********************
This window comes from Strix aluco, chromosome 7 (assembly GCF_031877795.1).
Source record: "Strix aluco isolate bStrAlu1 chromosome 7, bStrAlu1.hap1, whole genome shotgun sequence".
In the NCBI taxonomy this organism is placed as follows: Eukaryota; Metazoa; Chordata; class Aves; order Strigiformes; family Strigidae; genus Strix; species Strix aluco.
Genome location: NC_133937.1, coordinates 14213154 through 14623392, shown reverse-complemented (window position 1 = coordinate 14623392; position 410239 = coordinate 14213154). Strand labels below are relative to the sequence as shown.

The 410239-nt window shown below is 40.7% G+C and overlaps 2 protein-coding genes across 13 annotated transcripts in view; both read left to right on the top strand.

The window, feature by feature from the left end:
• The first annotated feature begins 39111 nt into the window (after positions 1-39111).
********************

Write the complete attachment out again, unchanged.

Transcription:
This window comes from Strix aluco, chromosome 7 (assembly GCF_031877795.1).
Source record: "Strix aluco isolate bStrAlu1 chromosome 7, bStrAlu1.hap1, whole genome shotgun sequence".
In the NCBI taxonomy this organism is placed as follows: Eukaryota; Metazoa; Chordata; class Aves; order Strigiformes; family Strigidae; genus Strix; species Strix aluco.
Genome location: NC_133937.1, coordinates 14213154 through 14623392, shown reverse-complemented (window position 1 = coordinate 14623392; position 410239 = coordinate 14213154). Strand labels below are relative to the sequence as shown.

The 410239-nt window shown below is 40.7% G+C and overlaps 2 protein-coding genes across 13 annotated transcripts in view; both read left to right on the top strand.

The window, feature by feature from the left end:
• The first annotated feature begins 39111 nt into the window (after positions 1-39111).